Sunday, January 29

Inflation slows to 6.8%, suggesting higher interest rates are starting to bite

Opens the door for the Bank of Canada to pause in the new year

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Canada’s main gauge of cost pressures eased in November, suggesting the Bank of Canada’s relentless campaign of interest-rate increases is starting to bite, thus opening the door for policymakers to pause in the new year.

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Statistics Canada reported Dec. 21 that the consumer price index increased 6.8 per cent from November 2021, down from year-over-year increases of 6.9 per cent in September and October, as the cost of gasoline and furniture fell.

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Grocery prices, rent and mortgage costs continued to exert the most upward pressure on the broader cost of living, Statistics Canada said.

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Various supplementary gauges showed “core” inflation, which strips volatile prices out of the headline calculation to get a better sense of the trend, was hovering around five per cent, little changed from the previous month.

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The headline number is still a long way from the Bank of Canada’s target of two per cent, which governor Tiff Macklem insists he will hit, no matter what. But it’s down from 8.1 per cent in June, suggesting the combination of lower commodity prices, A more fluid supply of goods and an unprecedented spike in policy interest rates are beginning to tame the most dangerous burst of inflation since the early 1980s.

“The headline has come down a bit, and that is some relief,” Macklem said in an interview on Dec. 19. The governor said various inflation measures likely will remain “uncomfortably high” for a few months, “but when we get to the spring, and the snow melts, we expect to see the cumulative effect of our interest rates will really start to work and we should really start to see core (inflation) moving lower. If we start to see that, that will certainly be comforting .”

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The latest numbers fit with Macklem’s outlook for prices over the winter. A more meaningful drop in the year-over-year reading would have been preferred, but the number that policymakers are fighting to get back to two per cent was “a bit” lower for the fifth consecutive month.

Gasoline prices — a highly visible cost that often dictates individual perceptions of inflation — dropped 3.7 per cent from the previous month, after jumping 9.2 per cent in October from September. The monthly decreases slowed the year-over-year rate of increase to 13.7 per cent from 17.8 per cent in October, Statistics Canada said.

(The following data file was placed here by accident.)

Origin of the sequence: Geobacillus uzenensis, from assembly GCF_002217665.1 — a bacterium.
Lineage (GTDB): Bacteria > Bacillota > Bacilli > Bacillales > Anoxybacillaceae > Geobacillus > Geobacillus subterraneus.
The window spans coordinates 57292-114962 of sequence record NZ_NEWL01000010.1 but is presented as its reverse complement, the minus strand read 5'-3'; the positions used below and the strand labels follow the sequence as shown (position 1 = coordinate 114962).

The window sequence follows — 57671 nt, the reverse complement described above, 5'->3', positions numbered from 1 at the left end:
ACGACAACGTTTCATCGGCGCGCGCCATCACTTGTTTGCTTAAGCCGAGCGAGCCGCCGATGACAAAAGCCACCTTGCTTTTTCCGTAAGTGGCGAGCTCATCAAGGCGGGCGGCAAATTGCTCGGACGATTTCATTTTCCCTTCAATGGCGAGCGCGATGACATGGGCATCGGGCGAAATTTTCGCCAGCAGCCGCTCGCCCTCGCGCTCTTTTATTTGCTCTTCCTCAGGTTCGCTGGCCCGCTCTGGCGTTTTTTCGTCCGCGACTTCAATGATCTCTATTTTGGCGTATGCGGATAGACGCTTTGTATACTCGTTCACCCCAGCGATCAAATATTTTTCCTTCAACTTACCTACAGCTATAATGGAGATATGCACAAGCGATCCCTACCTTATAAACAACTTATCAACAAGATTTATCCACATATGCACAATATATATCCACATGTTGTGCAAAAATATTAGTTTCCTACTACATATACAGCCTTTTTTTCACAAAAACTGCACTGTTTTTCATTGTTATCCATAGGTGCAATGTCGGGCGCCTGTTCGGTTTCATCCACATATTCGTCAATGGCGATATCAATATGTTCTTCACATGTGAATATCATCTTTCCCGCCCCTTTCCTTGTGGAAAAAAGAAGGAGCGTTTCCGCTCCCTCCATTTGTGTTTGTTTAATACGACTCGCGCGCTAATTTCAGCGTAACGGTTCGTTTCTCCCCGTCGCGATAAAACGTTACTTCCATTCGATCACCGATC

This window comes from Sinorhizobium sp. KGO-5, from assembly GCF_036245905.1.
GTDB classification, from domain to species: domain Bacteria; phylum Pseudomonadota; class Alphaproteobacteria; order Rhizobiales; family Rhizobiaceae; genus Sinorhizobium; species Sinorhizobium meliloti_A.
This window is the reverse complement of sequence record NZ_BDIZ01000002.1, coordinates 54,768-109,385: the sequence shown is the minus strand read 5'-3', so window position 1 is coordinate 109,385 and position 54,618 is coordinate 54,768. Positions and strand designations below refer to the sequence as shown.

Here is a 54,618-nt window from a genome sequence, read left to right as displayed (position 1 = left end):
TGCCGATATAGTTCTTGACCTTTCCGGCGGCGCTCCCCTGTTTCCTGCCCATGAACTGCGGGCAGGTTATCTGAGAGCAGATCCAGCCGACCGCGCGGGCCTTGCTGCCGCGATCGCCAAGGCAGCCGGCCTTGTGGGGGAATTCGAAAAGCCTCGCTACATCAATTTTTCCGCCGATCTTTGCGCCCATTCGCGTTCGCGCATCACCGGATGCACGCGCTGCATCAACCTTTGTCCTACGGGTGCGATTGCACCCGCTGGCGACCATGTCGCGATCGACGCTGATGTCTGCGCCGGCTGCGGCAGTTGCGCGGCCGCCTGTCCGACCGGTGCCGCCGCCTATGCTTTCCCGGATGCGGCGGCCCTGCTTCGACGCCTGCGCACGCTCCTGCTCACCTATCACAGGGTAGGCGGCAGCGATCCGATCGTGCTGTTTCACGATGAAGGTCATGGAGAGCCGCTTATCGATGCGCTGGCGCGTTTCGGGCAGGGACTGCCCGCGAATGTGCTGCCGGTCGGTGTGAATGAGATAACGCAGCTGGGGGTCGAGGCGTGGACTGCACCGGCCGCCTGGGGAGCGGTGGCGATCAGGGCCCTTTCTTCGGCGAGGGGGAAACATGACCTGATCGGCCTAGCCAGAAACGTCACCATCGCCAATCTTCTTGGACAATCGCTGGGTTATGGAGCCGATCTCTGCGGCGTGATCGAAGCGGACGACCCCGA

Unfortunately, the latest batch of inflation data also support Macklem’s sense that core price pressures will remain “uncomfortably high,” making it difficult to conclude that no more interest-rate increases will be needed to get inflation under control.

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Following the Bank of Canada’s lates half-point increase Earlier this month, deputy governor Sharon Kozicki said to make “meaningful” progress towards the target, three-month rates of inflation will “need to come down further and be sustained.”

There wasn’t a lot of evidence of that in November. The three-month annualized rate of change of the consumer price index, minus food and energy, was 4.3 per cent, up from four per cent in October, according to Douglas Porter, chief economist at Bank of Montreal. At the same time, with the exception of food and energy, the three-month rate of most components of the index is lower than the headline rate, suggesting overall inflation will continue to moderate, said Charles St- Arnaud, chief economist at Alberta Central.

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However, that moderation might be happening too slowly, given inflation is at such a high level. Price pressures could stick, which might stroke expectations that the cost of living will keep getting more expensive. That would only reinforce inflation by prompting suppliers to charge more for goods and services and workers to demand higher wages.

“Inflationary pressures remain broad and sticky,” St-Arnaud said in a note to his clients. “With this in mind, the (consumer price index) report is likely to be a small disappointment for the Bank of Canada, which was likely hoping for a weakening in underlying inflationary pressures.”

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